In regards to differentiating between organic egg yolks and commercially farmed eggs.  I must agree that the yolk of commercial egg vs an organic (or omega 3) egg is completely different in look and nutrition.  The organic version most likely being much more nutritionally dense.  I was unable to find any numbers or nutritional comparison of the two.  In my opinion there is nothing that bad in the yolk of a commercially produced egg and no reason to avoid it.  As Tim also says, “pay the six pack tax” and get better quality eggs.

The lipid hypothesis also seems to be closely related to many of the vegetarian arguments and reasons for people to think animal fat is bad.  Stay tuned for next weeks post, which will most likely be on veganism and vegetarianism, and check out this talk from the Ancestral Health Symposium by Denis Minger “How to Win an Argument With a Vegetarian


  1. Anitschkow NN, Chatalov S (1913). “Über experimentelle Cholesterinsteatose und ihre Bedeutung für die Entstehung einiger pathologischer Prozesse”. Zentralbl Allg Pathol 24: 1–9.
  2. Anitschkow NN (1913). “Über die Veränderungen der Kaninchenaorta bei experimenteller Cholesterinsteatose”. Beitr Pathol Anat 56: 379–404.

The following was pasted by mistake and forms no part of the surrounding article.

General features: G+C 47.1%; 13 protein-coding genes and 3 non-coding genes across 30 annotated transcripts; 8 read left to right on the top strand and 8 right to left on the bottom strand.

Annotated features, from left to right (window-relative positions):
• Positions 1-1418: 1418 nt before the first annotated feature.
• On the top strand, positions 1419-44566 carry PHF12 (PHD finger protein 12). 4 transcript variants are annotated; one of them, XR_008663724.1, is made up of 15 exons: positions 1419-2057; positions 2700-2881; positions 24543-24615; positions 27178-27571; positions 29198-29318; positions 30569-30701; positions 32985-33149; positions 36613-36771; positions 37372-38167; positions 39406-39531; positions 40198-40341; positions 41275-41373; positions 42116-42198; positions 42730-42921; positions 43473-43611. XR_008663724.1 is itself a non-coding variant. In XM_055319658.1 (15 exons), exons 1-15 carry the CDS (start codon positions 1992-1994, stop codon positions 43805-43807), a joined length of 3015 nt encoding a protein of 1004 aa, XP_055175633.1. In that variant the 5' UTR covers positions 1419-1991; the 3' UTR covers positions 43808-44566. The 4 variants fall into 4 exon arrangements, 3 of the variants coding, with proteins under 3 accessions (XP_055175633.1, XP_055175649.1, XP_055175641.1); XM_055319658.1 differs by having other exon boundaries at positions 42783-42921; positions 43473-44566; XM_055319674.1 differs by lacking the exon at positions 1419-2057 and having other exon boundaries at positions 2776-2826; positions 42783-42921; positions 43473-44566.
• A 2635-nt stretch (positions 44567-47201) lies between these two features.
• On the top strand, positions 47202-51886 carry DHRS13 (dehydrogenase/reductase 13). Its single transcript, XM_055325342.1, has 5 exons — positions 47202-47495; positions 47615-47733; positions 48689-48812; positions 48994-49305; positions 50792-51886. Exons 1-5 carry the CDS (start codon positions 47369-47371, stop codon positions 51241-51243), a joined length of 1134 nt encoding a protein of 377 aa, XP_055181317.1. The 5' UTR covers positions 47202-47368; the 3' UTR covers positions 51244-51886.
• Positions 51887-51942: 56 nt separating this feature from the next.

3. Duff GL, McMillian GC (1951). “Pathology of atherosclerosis”. Am J Med 11 (1): 92–108.doi:10.1016/0002-9343(51)90011-3PMID 14837929.
  4. Jacobs, D (1992). Report of the Conference on Low Blood Cholesterol: Mortality Associations American Heart Association
  5. Champeau, Rachel (2009). “Most heart attack patients’ cholesterol levels did not indicate cardiac risk” UCLA Newsroom
  6. Guyenet, Stephan (2009). “When Friedewald Attacks”
  7. Enright, Louisa (2010).  “Mainely Tipping Points 13: The Failure of the Low-Fat, High-Carbohydrate American Diet”
  8. Ferriss, Tim (2010).  “The 4-Hour Body” pg 264
  9. Ferriss, Tim (2010).  “The 4-Hour Body” pg 35
  10. Ferriss, Tim (2010).  “The 4-Hour Body” pg 90
  11. Ferriss, Tim (2010).  “The 4-Hour Body” pg 89

Does Obesity Have a Single Cause?

Could multiple hypothesis all be right?

I recently starting listening to another podcast hosted by Sean Croxton which you can find here  His podcast is usually guest interviews and on this episode he was interviewing Russell Farris, author of The Pot Belly Syndrome.  Russell has an interesting hypothesis on obesity that stress (and the hormonal response from it) is the cause of obesity.  That got me to thinking, Gary Taubes and the Low Carb community blame carbs and insulin, Stephan Guyenet and few others blame reward and leptin.  Who is wrong and who is right?  What if none of them are wrong and all three of the are right?

I will admit that my knowledge of endocrinology is very limited, but it does not take much to realize that our hormones feedback loops have many entry points which could be a cause.  Determine what is cause and what is affect in our endocrine system seems to be very difficult.